Who doesn't love a good mystery? If you do, then The Case of the Spurious Spinster is an excellent choice. As famous as the character of Perry Mason is, I can't say that I've read any of that series before now. But this book happened upon me (it's been on my shelf waiting to be read for years) so I took the opportunity to acquaint myself with him. I was delighted at what I found - which is quick wit, a thirst for the truth and justice, and not a little mystery surrounding the who-done-it part of this novel.
Perry Mason, attorney, Della Street, secretary, and Paul Drake, private detective, make a fantastic trio of crime-solvers. No one is convinced of the truth until they find it, and each of them uses all the skills at their disposal to do so. Susan Fisher could not have asked for a better team on her side when she found herself embroiled in embezzlement and murder charges at the hands of her employer. Just who did one, who is who, and where they all end up is not to be determined until the last few pages of this mystery, which will keep you on the edge of your seat until then.
#64 in the Perry Mason series. Perry gets involved in the problem of a secretary who was storing a box received from her boss's son. The box was stuffed with $100 dollar bills. She can't reach her boss, the owner is coming to inspect the books, and it appears a money draining mine is not even active. The owner arrives early takes the books (and perhaps the box) and disappears. The boss arrives, denies there was a box of money and accuses the secretary of embezzlement. A second woman claiming to be the owner arrives and then she disappears. The body needed for a murder mystery appears and is a complete surprise. Perry's brainstorm during the trial is in an unexpected direction but the clues had appeared.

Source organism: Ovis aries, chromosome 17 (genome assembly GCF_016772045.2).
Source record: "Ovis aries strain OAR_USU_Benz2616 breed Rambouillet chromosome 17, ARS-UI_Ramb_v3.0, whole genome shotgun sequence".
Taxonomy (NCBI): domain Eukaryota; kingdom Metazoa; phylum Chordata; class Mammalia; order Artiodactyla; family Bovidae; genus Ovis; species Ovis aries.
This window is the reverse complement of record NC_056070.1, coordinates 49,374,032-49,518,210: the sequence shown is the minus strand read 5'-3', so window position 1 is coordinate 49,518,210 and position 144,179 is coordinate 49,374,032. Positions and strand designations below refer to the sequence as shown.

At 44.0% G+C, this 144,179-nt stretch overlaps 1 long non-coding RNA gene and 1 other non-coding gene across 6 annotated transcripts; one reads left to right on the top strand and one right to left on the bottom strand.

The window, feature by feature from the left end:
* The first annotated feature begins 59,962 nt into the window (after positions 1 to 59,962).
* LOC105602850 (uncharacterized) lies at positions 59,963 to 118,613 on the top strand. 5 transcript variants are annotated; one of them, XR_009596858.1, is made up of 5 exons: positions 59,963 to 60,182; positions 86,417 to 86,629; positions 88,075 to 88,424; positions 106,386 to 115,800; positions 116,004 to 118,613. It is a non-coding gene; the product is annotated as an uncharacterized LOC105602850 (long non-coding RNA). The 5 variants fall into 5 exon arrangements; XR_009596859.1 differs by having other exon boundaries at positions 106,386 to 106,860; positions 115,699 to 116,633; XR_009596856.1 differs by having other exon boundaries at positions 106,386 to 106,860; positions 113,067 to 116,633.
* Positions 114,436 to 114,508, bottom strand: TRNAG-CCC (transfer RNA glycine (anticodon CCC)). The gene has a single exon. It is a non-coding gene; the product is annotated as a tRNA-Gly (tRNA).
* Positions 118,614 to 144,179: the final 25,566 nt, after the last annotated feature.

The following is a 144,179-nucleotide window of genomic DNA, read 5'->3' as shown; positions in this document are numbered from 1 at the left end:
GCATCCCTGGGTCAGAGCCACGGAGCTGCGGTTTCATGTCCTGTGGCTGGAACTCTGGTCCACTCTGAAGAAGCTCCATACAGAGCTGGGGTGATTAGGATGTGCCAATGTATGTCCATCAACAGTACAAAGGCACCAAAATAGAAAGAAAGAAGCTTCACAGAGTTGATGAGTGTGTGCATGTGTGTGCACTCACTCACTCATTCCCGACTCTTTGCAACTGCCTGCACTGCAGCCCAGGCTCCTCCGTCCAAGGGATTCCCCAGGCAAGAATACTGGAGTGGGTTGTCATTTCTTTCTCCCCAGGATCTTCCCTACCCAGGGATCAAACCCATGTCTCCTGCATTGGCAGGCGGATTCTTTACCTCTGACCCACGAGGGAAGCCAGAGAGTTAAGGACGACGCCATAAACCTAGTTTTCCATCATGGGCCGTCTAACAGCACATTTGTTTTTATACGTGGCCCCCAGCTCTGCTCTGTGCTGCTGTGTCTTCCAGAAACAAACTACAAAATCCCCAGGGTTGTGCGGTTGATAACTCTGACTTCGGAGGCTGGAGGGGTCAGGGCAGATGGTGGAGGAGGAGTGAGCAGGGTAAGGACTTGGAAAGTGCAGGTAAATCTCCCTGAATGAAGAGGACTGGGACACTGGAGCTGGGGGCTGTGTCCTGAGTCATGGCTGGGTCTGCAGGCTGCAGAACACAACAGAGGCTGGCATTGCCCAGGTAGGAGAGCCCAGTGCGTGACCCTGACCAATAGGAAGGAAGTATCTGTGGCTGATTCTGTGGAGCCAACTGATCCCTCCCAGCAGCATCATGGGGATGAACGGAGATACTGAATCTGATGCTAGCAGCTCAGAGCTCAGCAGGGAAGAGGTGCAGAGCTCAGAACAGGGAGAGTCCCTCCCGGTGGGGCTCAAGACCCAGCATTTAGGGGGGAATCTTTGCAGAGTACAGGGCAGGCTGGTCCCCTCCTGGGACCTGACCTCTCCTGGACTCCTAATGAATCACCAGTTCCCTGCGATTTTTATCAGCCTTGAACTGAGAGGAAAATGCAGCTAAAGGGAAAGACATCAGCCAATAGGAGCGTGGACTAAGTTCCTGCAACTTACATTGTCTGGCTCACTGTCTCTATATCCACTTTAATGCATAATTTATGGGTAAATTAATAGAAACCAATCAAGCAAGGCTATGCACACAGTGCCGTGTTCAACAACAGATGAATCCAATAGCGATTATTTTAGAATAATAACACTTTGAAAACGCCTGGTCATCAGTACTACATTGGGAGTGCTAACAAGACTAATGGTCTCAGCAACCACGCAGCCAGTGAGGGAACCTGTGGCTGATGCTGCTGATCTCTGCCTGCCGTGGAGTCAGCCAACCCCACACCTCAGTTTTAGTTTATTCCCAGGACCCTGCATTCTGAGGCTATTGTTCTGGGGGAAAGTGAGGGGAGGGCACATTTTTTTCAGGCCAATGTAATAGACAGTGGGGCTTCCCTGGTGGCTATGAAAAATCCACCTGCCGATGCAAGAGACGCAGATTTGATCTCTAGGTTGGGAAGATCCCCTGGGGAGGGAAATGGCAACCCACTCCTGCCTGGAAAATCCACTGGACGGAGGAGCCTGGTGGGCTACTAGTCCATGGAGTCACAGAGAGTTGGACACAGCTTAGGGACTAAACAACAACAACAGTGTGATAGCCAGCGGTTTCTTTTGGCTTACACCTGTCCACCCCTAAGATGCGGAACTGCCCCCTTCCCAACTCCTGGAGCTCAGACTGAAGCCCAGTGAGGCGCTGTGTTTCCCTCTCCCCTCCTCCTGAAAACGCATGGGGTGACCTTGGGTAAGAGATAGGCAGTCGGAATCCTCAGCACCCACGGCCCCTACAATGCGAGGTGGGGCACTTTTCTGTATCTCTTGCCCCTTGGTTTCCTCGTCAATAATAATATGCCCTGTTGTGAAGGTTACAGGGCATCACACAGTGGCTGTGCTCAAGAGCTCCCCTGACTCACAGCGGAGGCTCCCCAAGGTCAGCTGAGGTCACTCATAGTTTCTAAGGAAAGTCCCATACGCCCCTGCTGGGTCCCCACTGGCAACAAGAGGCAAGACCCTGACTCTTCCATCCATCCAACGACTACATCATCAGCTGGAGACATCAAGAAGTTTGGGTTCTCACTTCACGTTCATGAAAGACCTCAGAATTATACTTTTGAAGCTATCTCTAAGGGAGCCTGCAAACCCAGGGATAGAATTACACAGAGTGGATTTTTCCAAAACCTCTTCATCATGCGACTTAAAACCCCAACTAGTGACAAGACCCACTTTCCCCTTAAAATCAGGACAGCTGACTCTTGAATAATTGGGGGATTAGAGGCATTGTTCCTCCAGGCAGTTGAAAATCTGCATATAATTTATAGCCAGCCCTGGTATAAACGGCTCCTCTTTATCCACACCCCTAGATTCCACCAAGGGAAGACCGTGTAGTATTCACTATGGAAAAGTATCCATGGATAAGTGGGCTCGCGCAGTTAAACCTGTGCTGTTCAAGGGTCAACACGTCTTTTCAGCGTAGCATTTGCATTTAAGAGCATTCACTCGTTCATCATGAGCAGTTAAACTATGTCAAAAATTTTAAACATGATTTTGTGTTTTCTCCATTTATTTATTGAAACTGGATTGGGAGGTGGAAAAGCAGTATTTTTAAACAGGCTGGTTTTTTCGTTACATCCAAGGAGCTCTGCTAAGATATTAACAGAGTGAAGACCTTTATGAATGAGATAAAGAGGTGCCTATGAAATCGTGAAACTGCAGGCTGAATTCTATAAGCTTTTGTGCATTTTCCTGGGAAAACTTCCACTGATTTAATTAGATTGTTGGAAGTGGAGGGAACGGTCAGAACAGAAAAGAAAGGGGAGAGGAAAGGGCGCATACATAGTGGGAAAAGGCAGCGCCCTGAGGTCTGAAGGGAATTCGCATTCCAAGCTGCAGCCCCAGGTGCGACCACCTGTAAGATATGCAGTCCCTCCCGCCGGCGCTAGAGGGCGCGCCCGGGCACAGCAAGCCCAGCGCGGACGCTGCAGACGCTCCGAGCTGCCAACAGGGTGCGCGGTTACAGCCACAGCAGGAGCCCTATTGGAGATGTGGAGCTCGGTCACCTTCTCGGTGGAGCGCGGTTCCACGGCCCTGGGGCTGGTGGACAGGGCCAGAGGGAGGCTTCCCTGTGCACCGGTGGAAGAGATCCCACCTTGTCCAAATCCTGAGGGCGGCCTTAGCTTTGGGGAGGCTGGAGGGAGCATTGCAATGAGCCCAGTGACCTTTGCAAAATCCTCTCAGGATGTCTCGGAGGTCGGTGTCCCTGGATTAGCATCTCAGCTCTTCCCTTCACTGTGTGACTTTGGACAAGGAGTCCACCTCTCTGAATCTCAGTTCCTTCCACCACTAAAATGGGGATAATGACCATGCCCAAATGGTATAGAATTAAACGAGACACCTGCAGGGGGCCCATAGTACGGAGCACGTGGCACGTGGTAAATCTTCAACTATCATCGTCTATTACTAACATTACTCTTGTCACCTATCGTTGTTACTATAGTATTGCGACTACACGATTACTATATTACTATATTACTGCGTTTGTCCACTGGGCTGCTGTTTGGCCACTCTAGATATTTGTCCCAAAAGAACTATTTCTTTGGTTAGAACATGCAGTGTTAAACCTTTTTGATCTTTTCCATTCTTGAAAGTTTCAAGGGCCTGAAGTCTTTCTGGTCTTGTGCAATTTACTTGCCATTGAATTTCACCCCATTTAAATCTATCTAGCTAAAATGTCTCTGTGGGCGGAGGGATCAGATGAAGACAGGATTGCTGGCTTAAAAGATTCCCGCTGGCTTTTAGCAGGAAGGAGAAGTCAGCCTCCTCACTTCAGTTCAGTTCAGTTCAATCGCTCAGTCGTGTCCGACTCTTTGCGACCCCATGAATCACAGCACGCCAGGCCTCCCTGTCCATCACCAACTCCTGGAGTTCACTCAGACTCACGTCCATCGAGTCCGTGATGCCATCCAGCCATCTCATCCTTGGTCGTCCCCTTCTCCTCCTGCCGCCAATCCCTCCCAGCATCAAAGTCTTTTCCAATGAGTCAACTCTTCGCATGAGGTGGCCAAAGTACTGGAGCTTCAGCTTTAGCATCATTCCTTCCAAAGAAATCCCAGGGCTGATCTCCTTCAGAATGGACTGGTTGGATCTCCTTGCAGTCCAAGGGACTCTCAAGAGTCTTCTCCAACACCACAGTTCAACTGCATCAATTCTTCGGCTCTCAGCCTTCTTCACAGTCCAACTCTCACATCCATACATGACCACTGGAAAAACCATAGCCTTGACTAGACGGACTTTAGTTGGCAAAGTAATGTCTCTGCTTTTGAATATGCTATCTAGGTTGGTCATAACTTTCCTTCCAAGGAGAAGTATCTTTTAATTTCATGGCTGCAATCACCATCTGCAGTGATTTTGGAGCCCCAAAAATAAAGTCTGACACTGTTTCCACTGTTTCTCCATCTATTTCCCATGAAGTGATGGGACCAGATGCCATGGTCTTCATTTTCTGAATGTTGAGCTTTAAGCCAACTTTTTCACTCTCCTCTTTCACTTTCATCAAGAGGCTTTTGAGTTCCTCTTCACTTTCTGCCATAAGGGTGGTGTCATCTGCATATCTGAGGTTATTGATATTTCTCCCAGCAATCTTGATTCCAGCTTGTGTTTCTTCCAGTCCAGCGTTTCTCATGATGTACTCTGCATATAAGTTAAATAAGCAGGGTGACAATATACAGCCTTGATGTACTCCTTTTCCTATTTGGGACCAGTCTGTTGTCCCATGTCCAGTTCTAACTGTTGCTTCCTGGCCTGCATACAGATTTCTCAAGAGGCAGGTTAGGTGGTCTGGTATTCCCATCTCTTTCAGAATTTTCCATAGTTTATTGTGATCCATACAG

Perry Mason series - Wealthy Amelia Corning, owner of the Corning mine interests, might be an old lady in a wheelchair but she doesn't miss a trick. Secretary Susan Fisher has to call in Perry Mason when she finds her boss's seven-year-old son holding a shoebox stuffed with hundred-dollar bills. Then Miss Corning's life is at risk.